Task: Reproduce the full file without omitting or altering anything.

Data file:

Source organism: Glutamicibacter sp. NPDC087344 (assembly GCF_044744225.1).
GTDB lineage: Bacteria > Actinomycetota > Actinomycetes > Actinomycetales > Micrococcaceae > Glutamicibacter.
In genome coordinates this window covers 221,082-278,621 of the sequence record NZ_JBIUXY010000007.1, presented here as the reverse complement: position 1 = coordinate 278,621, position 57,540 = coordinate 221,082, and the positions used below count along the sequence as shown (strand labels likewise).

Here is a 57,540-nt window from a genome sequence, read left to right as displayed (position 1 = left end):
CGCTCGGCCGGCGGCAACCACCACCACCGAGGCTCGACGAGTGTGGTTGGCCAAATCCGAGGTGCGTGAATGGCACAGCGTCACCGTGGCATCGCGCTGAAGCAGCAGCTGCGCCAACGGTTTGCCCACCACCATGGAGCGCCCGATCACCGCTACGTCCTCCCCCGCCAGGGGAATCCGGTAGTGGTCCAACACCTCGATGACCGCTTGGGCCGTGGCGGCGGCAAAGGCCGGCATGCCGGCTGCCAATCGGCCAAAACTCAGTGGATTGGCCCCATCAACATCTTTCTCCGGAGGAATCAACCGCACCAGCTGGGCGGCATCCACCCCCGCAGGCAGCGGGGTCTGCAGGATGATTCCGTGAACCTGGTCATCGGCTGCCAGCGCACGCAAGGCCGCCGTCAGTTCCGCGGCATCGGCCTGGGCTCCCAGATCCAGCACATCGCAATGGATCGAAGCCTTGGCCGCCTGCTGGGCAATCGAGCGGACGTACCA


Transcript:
Source organism: Glutamicibacter sp. NPDC087344 (assembly GCF_044744225.1).
GTDB lineage: Bacteria > Actinomycetota > Actinomycetes > Actinomycetales > Micrococcaceae > Glutamicibacter.
In genome coordinates this window covers 221,082-278,621 of the sequence record NZ_JBIUXY010000007.1, presented here as the reverse complement: position 1 = coordinate 278,621, position 57,540 = coordinate 221,082, and the positions used below count along the sequence as shown (strand labels likewise).

Here is a 57,540-nt window from a genome sequence, read left to right as displayed (position 1 = left end):
CGCTCGGCCGGCGGCAACCACCACCACCGAGGCTCGACGAGTGTGGTTGGCCAAATCCGAGGTGCGTGAATGGCACAGCGTCACCGTGGCATCGCGCTGAAGCAGCAGCTGCGCCAACGGTTTGCCCACCACCATGGAGCGCCCGATCACCGCTACGTCCTCCCCCGCCAGGGGAATCCGGTAGTGGTCCAACACCTCGATGACCGCTTGGGCCGTGGCGGCGGCAAAGGCCGGCATGCCGGCTGCCAATCGGCCAAAACTCAGTGGATTGGCCCCATCAACATCTTTCTCCGGAGGAATCAACCGCACCAGCTGGGCGGCATCCACCCCCGCAGGCAGCGGGGTCTGCAGGATGATTCCGTGAACCTGGTCATCGGCTGCCAGCGCACGCAAGGCCGCCGTCAGTTCCGCGGCATCGGCCTGGGCTCCCAGATCCAGCACATCGCAATGGATCGAAGCCTTGGCCGCCTGCTGGGCAATCGAGCGGACGTACCA